‘Second doses will stop the fourth wave’ says Peterborough’s medical officer of health

More than 14,000 second doses administered locally over past 10 days as more transmissible alpha and delta variants remain a concern

A woman receives her first dose of the Pfizer vaccine at the mass vaccination clinic at the Evinrude Centre in Peterborough on May 26, 2021. (Photo: Bruce Head / kawarthaNOW)
A woman receives her first dose of the Pfizer vaccine at the mass vaccination clinic at the Evinrude Centre in Peterborough on May 26, 2021. (Photo: Bruce Head / kawarthaNOW)

With Ontario set to move into step two of the province’s reopening plan on Wednesday, June 30 at 12:01 a.m., Peterborough’s medical officer of health is encouraging residents to get their second doses of vaccine as soon as they can.

During a Peterborough Public Health media briefing held Thursday (June 24), Dr. Rosana Salvaterra said she’s reviewing the list of what’s allowed in step two and — if there’s something she sees as needed to address “any potential gaps” in protection — she will direct local residents accordingly.

As for the move to step two when the vaccination-related benchmarks needed for step three have already been achieved, she said she’s in full agreement with a cautious approach.

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“The three weeks (before moving to step three from step two) allows time not only for the incubation period of 14 days but it also builds in additional time for the delay in reporting,” she explained. “Typically people who get sick need to get tested and there’s a 48-hour delay until they get their results.”

Noting both the highly transmissible alpha (B.1.1.7) and even more transmissible delta (B.1.617) variants are present in the Peterborough region, Dr. Salvaterra stressed the best protection remains being fully vaccinated with two vaccine doses.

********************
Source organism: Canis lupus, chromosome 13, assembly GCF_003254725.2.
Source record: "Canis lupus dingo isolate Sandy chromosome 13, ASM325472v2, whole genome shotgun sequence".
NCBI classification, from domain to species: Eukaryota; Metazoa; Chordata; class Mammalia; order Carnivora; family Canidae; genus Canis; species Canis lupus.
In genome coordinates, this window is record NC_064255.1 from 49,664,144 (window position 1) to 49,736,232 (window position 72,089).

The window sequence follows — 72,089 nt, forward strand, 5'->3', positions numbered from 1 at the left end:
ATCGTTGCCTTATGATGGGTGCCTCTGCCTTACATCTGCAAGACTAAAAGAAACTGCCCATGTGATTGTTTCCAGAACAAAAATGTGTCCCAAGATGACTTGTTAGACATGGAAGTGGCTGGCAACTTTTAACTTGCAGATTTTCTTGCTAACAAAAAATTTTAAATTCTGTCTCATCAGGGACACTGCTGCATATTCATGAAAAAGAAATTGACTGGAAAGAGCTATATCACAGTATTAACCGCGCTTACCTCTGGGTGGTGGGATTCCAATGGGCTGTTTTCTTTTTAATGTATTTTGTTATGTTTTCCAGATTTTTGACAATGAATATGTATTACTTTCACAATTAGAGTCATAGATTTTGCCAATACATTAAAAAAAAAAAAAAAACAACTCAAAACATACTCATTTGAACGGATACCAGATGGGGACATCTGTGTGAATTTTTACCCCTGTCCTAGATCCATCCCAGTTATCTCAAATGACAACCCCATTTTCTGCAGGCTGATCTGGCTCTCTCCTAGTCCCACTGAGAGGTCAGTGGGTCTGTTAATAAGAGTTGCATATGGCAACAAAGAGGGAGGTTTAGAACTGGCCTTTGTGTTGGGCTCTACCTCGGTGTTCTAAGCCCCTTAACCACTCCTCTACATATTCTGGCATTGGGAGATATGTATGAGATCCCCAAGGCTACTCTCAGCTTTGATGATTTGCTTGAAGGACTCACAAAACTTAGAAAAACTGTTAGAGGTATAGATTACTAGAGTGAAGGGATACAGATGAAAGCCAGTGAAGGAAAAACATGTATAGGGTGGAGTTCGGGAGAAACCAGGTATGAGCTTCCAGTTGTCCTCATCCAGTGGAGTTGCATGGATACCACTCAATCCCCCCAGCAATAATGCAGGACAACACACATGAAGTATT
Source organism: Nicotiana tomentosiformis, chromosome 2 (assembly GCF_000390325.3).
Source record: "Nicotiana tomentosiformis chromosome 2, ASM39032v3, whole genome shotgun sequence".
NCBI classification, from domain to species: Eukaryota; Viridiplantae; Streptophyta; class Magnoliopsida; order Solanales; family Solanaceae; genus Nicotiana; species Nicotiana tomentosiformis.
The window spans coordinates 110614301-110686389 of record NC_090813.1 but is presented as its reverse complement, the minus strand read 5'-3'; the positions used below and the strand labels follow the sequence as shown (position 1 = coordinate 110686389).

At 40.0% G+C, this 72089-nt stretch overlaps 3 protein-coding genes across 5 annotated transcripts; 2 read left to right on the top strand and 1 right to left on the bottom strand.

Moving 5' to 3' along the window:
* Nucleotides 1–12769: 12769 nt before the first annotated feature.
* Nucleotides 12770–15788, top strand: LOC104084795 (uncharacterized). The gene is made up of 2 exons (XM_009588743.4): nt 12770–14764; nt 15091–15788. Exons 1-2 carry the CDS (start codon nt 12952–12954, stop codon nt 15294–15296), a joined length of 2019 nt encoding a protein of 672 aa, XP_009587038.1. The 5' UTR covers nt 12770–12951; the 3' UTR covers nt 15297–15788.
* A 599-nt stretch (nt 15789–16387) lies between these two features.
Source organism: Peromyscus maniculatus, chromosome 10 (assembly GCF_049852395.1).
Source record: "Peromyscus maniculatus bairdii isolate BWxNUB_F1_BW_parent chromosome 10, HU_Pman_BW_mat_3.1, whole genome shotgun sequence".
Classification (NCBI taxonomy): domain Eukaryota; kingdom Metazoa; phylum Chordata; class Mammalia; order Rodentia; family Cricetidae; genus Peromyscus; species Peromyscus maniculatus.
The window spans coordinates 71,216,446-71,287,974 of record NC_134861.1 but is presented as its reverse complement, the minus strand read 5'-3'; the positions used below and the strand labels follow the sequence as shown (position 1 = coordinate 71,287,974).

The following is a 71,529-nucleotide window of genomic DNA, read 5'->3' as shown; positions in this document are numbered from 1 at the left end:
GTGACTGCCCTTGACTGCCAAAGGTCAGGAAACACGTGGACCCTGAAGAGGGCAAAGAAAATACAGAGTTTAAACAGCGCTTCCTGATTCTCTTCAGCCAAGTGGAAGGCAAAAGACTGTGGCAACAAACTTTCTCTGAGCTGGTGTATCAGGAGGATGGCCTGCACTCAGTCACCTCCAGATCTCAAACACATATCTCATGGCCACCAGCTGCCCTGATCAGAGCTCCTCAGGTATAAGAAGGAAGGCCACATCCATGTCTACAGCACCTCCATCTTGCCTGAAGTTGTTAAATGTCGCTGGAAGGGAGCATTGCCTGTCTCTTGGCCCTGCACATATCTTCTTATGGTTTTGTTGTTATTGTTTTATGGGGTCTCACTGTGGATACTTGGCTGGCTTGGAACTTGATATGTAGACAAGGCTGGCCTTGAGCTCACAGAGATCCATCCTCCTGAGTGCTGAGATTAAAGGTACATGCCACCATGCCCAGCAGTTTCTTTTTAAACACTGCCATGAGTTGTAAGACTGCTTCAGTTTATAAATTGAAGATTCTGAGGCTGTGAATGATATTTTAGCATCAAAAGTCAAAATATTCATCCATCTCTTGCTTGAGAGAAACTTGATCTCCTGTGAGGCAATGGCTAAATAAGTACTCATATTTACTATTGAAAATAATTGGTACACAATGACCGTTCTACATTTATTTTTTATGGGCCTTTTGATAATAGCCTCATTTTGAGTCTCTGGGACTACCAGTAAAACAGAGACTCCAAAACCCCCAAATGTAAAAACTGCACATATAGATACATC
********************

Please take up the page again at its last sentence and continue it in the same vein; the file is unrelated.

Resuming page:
“Second doses will stop the fourth wave,” she said.

The updated vaccination numbers indicate that Peterborough-area residents are hearing that message loud and clear.

As of yesterday afternoon, 96,708 area residents have received at least a first dose — an increase of some 3,500 since June 14. However, the big increase is in the number of residents who are now fully vaccinated, with more than 14,000 having received their second dose in the same period, to bring the total of fully vaccinated residents to 30,649.

Close to 77 per cent of all residents aged 18 and up have received a first dose, while just under 60 per cent of youths aged 12 to 17 now have the same level of protection.

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Those looking for a reason to feel optimistic over what’s ahead need look no further than the local case count statistics.

As of yesterday, the number of active cases in Peterborough city and county, Curve Lake, and Hiawatha are at 17 — a decrease of 18 since June 14.

However, Dr. Salvaterra noted the number of close contacts of positive cases being monitored “isn’t decreasing at the same rate”, with that number having doubled to 76 over the last 10 days.

Five new cases have been confirmed so far this week, which is the lowest weekly case count number since early February.

To date in June, with the month almost over, 77 new cases have been reported, down considerably from May’s count of 273 new cases. Meanwhile, there are no current outbreaks in the region — a trend that has held steady since May 28.

Also commenting during Thursday’s briefing were Peterborough-Kawartha MP Maryam Monsef, Peterborough Mayor Diane Therrien, Peterborough County Warden J. Murray Jones, and Peterborough board of health chair and Selwyn mayor Andy Mitchell.